Essay on Rhetoric: American Civil War and Legitimate Authority

Submitted By bingham21
Words: 2485
Pages: 10

“The ‘just cause’ stipulation of the just-war tradition assumes that nations have a prima facie right to self-defense. Usually, unprovoked aggression provides a just cause for a declaration of war by the victim. But even the basic right of self-defense cannot be held absolutely.” With this quote, philosopher Thomas O’Connor establishes that self-defense was not a pliable cause for the Southern attack on the North, regardless of what conflicts were under development between the Union and the Confederacy. Even though O’Connor does not directly state the just- war tradition to be related to the Civil War, through extensive research, it is possible to explore the possibility that the Civil War was in fact unjust in its entirety. The American Civil War was unjustly fought based upon a majority of the aspects found within the ‘just-war tradition’ explained to us by O’Connor in his article, A Reappraisal of the Just-War Tradition. Now, the question is what is war? Daniel Statman states in his article Can War Be Fought Justly? The Necessity Condition Put to the Test, “A war is a conflict between collectives which are metaphysically distinct from individuals and hence warrant a morality of their own which is different from an irreducible to the morality that governs the relations between individuals.”
When considering the just-war tradition, the first aspect one must analyze is, was the war conducted for a just cause. As O’Connor mentions in his article, the only morally justified motive for an authority figure to decide to go to war is for a very momentous event. He states, “The modern view, however, correctly understands international conflict as a long term process; the specific ‘cause’ leading to an outbreak of hostilities may be less important than the underlying circumstances in the relationship between the warring nations.” What this quote establishes is that the consequence of war between nations, or in the Civil War’s case a War Between the States, could be more severe than what caused the motive for going to war in the beginning, which makes the cause of war unjust. The cause of the Civil War dates back to the 1850s when social and political developments such as, the publication of Uncle Tom’s Cabin written by Harriet Beecher Stowe, the Fugitive Slave Act, Bleeding Kansas, the Dred Scott decision, and John Brown’s raid on Harpers Ferry drove the house further apart. However, there is not only one cause for the division of the house. There are several, each one negotiable in one way or another. The cause of the Civil War is a subject that has been under much controversy. While slavery was not the entire cause, it was the root of numerous causes. The issue that led to the disorder of the Union was imbedded in the debate over the future of slavery. That dispute led to the succession of several states from the Union. Succession brought about a war in which the Northern states fought to preserve the Union, and the South fought to institute Southern liberation under its own constitution.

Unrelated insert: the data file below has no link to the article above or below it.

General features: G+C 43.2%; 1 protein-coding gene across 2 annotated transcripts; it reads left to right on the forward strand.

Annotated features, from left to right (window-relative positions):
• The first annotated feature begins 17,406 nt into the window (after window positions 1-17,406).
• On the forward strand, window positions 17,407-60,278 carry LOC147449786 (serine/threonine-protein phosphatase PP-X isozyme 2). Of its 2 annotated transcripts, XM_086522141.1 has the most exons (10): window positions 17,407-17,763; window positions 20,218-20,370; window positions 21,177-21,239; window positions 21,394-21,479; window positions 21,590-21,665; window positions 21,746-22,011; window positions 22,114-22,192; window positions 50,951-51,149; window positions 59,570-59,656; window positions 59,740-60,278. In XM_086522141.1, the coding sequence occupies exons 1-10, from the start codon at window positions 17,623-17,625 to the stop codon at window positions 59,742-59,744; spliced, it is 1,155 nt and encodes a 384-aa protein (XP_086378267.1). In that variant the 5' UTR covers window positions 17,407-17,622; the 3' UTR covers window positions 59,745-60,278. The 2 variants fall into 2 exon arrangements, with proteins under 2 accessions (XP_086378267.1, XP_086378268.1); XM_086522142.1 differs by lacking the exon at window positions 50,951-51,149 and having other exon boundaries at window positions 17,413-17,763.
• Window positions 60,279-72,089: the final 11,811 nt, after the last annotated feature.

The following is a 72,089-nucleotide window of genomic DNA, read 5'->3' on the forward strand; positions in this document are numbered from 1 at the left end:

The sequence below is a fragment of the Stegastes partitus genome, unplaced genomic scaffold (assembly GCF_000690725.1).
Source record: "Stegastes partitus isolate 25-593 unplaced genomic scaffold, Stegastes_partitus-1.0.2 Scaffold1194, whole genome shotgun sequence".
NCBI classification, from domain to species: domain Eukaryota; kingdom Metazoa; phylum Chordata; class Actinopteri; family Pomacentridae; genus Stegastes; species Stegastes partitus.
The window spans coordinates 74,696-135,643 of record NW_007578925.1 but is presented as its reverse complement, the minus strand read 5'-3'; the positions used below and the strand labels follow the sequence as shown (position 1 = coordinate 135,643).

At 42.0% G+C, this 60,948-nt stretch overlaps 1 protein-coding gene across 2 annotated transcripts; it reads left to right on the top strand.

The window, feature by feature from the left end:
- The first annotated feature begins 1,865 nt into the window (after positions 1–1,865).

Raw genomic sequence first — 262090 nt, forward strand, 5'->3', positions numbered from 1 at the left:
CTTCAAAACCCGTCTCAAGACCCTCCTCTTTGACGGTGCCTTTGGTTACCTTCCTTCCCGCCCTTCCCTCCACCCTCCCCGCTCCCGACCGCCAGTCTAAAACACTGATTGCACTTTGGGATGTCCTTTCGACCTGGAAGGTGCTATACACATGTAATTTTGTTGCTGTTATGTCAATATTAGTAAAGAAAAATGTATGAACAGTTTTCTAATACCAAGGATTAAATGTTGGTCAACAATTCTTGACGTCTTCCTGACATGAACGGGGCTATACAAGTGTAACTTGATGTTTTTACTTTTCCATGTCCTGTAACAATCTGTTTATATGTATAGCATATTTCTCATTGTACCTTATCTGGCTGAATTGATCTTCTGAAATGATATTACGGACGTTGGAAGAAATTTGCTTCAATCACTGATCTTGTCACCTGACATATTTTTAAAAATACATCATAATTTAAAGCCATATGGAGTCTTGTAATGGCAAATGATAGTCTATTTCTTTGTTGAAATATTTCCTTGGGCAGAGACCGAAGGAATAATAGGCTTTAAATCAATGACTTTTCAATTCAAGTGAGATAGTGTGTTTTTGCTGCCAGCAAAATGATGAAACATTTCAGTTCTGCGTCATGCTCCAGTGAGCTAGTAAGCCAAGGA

Referencing back to the definition of what a just cause for war is, the root of slavery does not satisfy the qualifications. A just-war cause as stated by Statman is, “If an aggressor poses a threat to a potential victim. Even if the way a victim can stop an aggressor from carrying out an unjust act upon him/her is to carry out a self-defensive act, which would otherwise be immoral, which carrying out a self-defensive act might still be disproportionate to the unjust attack. This would then be ruled out as morally just.” In this situation, the North and the South are fighting against one another. However, the fight is not only between the states, it is brother versus brother, father versus son, etc. Families are divided and bonds that would otherwise not be broken are diminished. Statman also states within the same article that “when two collectives are engaged in war against one another, the individuals fighting in the war lose their identity